What is the best loyalty program to increase your number of customers, the answer to this is easy, it’s referrals? But you probably already knew that, so let me elaborate more. In the world of tech, growth is everything but if growth is not fast or you are essentially considered a “dead” business. This is why many tech startups adopt the philosophy of “growth hacking”, putting growth on steroids. So how does this apply to the restaurant industry or your own business, if you are not a tech startup? Well because for most restaurant owners, technology is not at the core of their business, when truthfully it should be. Restaurants can apply the same growth hacking tactics that these billion-dollar tech companies have had in the past.

In this quick post, I will give you a few examples of how to growth hack your brick-and-mortar operation using technology and a loyalty program. First, you will need an app, not a website or anything that could suffice. The reason you need an app is that an app provides security and makes it much easier to identify referral fraud. You do not want people to just be referring to themselves and reap the benefits. Another reason is that it is the easiest medium to access and more attractive for customers to recommend. A customer is 2.4x more likely to recommend a sign-up for an app than for a website. The growth hacking will come from utilizing your existing loyalty program and creating “planned obsolescence”.

Refer a friend and earn points

In your app, you will want to make your loyalty program very obvious to your customer and market the reward for referring customers. You will want to set your reward system for referrals to be in the best interest of a customer. So say you have a redemption loyalty program, you would want to make your rewards in such a way that if a customer were close to a reward they will still have to spend more to get it or get over that hump. A customer should not be able to earn the exact amount of points needed for that reward. With this in mind, you would offer customers points for referrals the same way they would as if they would have ordered and when they are close to redemption or however your loyalty program is set up, they will need “just one more”.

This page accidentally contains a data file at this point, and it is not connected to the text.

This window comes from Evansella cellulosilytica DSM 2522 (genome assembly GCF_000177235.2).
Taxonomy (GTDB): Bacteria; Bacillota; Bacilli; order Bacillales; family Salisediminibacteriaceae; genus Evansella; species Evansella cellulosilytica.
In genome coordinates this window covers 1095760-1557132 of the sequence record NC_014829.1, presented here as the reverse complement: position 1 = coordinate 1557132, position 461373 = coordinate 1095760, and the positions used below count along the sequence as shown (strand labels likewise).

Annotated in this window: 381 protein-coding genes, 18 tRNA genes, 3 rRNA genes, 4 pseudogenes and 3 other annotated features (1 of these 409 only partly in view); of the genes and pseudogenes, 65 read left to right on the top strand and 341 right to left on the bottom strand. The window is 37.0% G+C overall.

Minimums

You can set reward redemption minimums, say you have a cashback loyalty program, you could set your cashback minimum to $25 and for each referral, a customer earns $10 in cash back, so a customer will need to at minimum refer 3 people just to even redeem their cashback. This is how growth hacking gets its name, your hacking your way into your customer mind to make them perform certain actions.

Exponential, the more you do, the more you earn

You can set rewards for referrals to be exponentially greater, so the customers who work hard to get you new customers have a bigger incentive to continue. This is a good option to prevent burnout or loss of interest in referring customers if a customer has already redeemed the reward and does not want to get the same thing over and over again.

Referrals that are worth it

It is one thing to get a view, it is another thing to get a signup, it is completely another thing to get a sale. Make referrals worth it, as restaurant signup is worth a lot but it is not worth more than a sale. Require your customers who refer other customers to make the referred customer complete a task. For example, a referral counts if and only if the referred customer makes their first order over $8 or spends over $15 in their first month of signing up. This can help reduce referral fraud and produce valuable customers. Obviously, you would not rely on the referring customer to communicate this information to the referred customer, you would make this obvious in the referral process to both parties.

Switch it up

Do not be static or plain and have one referral program for all your customers. You should give different customers different referral programs to see which one’s perform the best and also change the referral approach and reward now and then, like every 30 days. This will help you diversify your customer base and allow you the flexibility to personalize referral programs to each customer and further their effectiveness. It would not be too far-fetched to assume your regulars are more likely to bring in new possible regulars compared to a first, second, or third-time customer. Make your referral programs tailored based on a customer’s ordering behavior, engagement, a lifetime with the company, etc to really get all the potential out of referral programs.

If you are interested in growth hacking, here is an article to start your journey